"Well, now, to reëducate you," said Hamilton, "let us exchange theory for practice." So saying, he put on his spectacles, and began to scan the silver labels on his decanters, and to rearrange the order of the row of wines, so as to present them somewhat as opinions are given in a council of war - the least esteemed first. Meanwhile he said: "Wilmington likes his wine cool. It is a grave question. I prefer it a triffle above the temperature of the room. It insures a more perfect presentation both of the taste and smell. A little chill may cloud the wine, or repress its bouquet. We are all agreed that the wine should be at rest in a warm room some days; or longer, before it is drunk. Nothing mellows a wine like that. And then one must be careful not to have wine shaken; that bruises it. But this is commonplace, Chestnut; I am merely giving you a preliminary education. I think you will find these Madeiras in good condition, carefully drawn and bright. I ought to add that they are all drawn with the siphon, so as not to disturb the salts which cristallize on the sides of the demijohn, or the deposit every wine lets fall, as a good man drops his faults as he goes on in life."
"Just a word before we take our wine, " said Francis. "I saw Chestnut smile at the idea of a wine being bruised. I can tell him a story about that. We were dining at the Quoit Club, in Germantown, and were at the table when Wilmington, who was in the habit of riding out to the club, arrived somewhat late. We came by and by to the Madeiras. I saw the general taste a wine, as if in doubt. At last he looked up, and said: 'Wilmington, this wine is bruised; you brought the bottle out in your coat-tail pocket - the left pocket.' We were soon convinced as to the wine having been thus shaken out of health; but his inference as to the left pocket puzzled us all, until the general asked some one to stand up, and to put a bottle in his own coat-tail pocket. Then the reason of my friend's conclusion became clear enough - however, I delay the wine."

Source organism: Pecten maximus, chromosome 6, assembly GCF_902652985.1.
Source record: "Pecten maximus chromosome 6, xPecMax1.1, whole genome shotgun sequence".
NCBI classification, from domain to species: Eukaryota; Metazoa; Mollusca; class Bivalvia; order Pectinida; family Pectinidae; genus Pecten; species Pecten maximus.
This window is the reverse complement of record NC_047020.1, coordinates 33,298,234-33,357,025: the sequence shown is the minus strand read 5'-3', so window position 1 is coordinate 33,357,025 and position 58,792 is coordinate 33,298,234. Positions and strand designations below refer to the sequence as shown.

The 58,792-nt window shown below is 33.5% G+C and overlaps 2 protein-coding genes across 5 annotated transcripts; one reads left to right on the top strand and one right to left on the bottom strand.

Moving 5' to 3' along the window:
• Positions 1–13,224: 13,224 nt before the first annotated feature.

"Well, here it is," said Hamilton, filling his glass. Then he passed the decanter to Wilmington, on his left, saying, "With the sun, gentlemen."
"A fair grape-juice," said the latter; "but a triffle too warm."
"And what," said Chestnut, "is a grape-juice? All wines are merely that."